On Sep 14, 2008, at 6:48 PM, Michael Selig wrote:

> On Mon, 15 Sep 2008 04:51:55 +1000, James Gray <james / grayproductions.net 
> > wrote:
>
>>
>>> Do you really need to convert encodings in CSV? I would have  
>>> thought that as long as your seperater characters are in a  
>>> compatible encoding to the CSV data, everything should work  
>>> without having to worry about the encodings.
>>
>> I believe a conversion is required because:
>>
>> * I have to incorporate whatever separators they give me into my  
>> ASCII regular expressions.  I'm not sure how I would do that  
>> without conversions if they gave me UTF-16 separators, for example.
>> * I couldn't reasonably provide defaults without any transcoding.   
>> For example, a comma and quote are useless for UTF-16.
>>
>
> I think understand what you are saying. You are right, you will need  
> transcoding in some cases.

Good to hear I'm not totally crazy.  :)

I really appreciate you talking these issues out with me.  I've really  
felt like I'm own my own in uncharted waters as I've worked on these  
issue.  Thanks for questioning me and giving me so many great ideas to  
try.

> I suggest:
> Say your regular expression (as a string) is "r". Test whether the  
> encoding of "r" is compatible with the input file's encoding (if you  
> are about to read from a file) or the encoding of the input (if it  
> is a string) using Encoding.comaptible?, and if not, then encode "r"  
> to the input's encoding.

Interesting.  I wasn't aware of Encoding::compatible?().  Thanks for  
pointing that out.

It's a bit of a hassle for me to use in the CSV library because it  
compares the actual data (String or Regexp) instead of the Encoding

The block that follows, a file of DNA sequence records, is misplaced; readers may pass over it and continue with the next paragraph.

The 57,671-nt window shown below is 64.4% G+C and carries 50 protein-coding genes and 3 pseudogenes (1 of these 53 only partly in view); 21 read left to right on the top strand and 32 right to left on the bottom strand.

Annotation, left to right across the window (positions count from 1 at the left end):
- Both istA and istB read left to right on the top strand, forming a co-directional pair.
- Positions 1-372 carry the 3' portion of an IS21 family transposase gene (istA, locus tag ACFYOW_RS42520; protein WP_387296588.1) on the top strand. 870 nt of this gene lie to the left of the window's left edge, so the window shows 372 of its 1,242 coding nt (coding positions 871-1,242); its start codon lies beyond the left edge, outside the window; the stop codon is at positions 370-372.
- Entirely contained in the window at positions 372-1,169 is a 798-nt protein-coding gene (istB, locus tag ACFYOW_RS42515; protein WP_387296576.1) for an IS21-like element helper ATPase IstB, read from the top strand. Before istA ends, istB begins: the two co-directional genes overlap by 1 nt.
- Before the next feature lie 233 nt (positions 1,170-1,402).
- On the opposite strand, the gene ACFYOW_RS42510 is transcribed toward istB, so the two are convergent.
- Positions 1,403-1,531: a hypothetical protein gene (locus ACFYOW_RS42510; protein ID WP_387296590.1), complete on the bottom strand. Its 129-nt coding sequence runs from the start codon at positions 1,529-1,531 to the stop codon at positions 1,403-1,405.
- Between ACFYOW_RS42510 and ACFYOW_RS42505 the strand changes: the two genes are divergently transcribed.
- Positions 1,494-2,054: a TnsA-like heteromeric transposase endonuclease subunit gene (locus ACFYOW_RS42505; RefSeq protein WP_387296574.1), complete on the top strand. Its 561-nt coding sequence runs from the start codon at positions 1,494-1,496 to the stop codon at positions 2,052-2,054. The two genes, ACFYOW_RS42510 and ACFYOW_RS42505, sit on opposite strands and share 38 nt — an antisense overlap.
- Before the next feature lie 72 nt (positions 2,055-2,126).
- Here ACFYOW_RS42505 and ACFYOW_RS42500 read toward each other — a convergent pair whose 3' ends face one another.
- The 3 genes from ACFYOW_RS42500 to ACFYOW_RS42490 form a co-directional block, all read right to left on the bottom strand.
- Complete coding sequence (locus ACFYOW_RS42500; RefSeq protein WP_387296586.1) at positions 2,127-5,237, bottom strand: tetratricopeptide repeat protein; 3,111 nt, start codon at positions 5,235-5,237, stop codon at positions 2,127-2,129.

objects.  It's easier for me to check all of this in the setup, before  
I'm actually reading the data.  I wish it could compare Encoding  
objects.

I could make it work though.  It's a thought.

Of course, I doubt there's much of a downside to doing the encoding  
for compatible encodings.  A little extra work, but it's a one time  
price paid when CSV sets itself up to read.

> This encoding may fail, if for example for some odd reason the  
> separator is a multi-byte UTF-16 character, and the default encoding  
> is ASCII, but then this is probably an error anyhow.

Yeah, I figure I can't help there and it's OK to toss errors then.

> You will probably need to do a similar thing when building the  
> regexp string in the first place if it includes separators that the  
> user can specify in any encoding.

Yes, the issue I seem stuck on now is that Regexp::escape() is not  
encoding safe.  See my earlier post on this.

In fact, I'm not sure what is safe to pass into this method.  I  
originally thought I might be able to transcode their separators to  
UTF-8, Regexp::escape() them and then transcode them to the needed  
encoding, but I suspect I can even come up with some UTF-8 sequence it  
would mangle.  And I hate the idea of double conversion.

I'm thinking I may need to roll my own encoding safe Regexp::escape(),  
but I'm hoping this is just a sign of my advanced encoding paranioa.   
Thoughts?

James Edward Gray II